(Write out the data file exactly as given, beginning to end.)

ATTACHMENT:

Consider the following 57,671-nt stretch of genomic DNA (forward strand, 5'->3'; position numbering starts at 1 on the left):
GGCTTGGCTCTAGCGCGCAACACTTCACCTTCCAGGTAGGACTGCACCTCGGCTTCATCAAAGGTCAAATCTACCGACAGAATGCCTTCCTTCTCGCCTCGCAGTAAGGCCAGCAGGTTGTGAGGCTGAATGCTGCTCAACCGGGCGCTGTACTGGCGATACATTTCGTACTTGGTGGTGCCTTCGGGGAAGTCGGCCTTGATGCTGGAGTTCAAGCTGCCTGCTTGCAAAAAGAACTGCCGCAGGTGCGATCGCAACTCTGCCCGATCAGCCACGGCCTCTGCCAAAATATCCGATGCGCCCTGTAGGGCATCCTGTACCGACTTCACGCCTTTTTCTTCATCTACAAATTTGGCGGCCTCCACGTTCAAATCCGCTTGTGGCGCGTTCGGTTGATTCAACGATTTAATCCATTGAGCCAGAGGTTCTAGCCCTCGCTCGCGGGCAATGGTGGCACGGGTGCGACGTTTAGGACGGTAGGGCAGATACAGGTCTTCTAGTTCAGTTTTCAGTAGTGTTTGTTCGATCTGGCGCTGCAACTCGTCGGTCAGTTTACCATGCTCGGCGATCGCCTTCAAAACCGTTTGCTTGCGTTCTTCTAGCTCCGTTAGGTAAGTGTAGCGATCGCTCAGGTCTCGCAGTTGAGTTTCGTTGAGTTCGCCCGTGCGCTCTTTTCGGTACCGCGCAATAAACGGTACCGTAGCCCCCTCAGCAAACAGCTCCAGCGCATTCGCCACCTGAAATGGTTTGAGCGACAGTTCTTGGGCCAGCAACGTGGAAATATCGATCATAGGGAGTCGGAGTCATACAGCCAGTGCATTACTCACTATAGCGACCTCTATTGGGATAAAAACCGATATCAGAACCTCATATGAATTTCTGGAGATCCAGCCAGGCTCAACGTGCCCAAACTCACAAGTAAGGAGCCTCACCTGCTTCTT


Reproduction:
Consider the following 57,671-nt stretch of genomic DNA (forward strand, 5'->3'; position numbering starts at 1 on the left):
GGCTTGGCTCTAGCGCGCAACACTTCACCTTCCAGGTAGGACTGCACCTCGGCTTCATCAAAGGTCAAATCTACCGACAGAATGCCTTCCTTCTCGCCTCGCAGTAAGGCCAGCAGGTTGTGAGGCTGAATGCTGCTCAACCGGGCGCTGTACTGGCGATACATTTCGTACTTGGTGGTGCCTTCGGGGAAGTCGGCCTTGATGCTGGAGTTCAAGCTGCCTGCTTGCAAAAAGAACTGCCGCAGGTGCGATCGCAACTCTGCCCGATCAGCCACGGCCTCTGCCAAAATATCCGATGCGCCCTGTAGGGCATCCTGTACCGACTTCACGCCTTTTTCTTCATCTACAAATTTGGCGGCCTCCACGTTCAAATCCGCTTGTGGCGCGTTCGGTTGATTCAACGATTTAATCCATTGAGCCAGAGGTTCTAGCCCTCGCTCGCGGGCAATGGTGGCACGGGTGCGACGTTTAGGACGGTAGGGCAGATACAGGTCTTCTAGTTCAGTTTTCAGTAGTGTTTGTTCGATCTGGCGCTGCAACTCGTCGGTCAGTTTACCATGCTCGGCGATCGCCTTCAAAACCGTTTGCTTGCGTTCTTCTAGCTCCGTTAGGTAAGTGTAGCGATCGCTCAGGTCTCGCAGTTGAGTTTCGTTGAGTTCGCCCGTGCGCTCTTTTCGGTACCGCGCAATAAACGGTACCGTAGCCCCCTCAGCAAACAGCTCCAGCGCATTCGCCACCTGAAATGGTTTGAGCGACAGTTCTTGGGCCAGCAACGTGGAAATATCGATCATAGGGAGTCGGAGTCATACAGCCAGTGCATTACTCACTATAGCGACCTCTATTGGGATAAAAACCGATATCAGAACCTCATATGAATTTCTGGAGATCCAGCCAGGCTCAACGTGCCCAAACTCACAAGTAAGGAGCCTCACCTGCTTCTT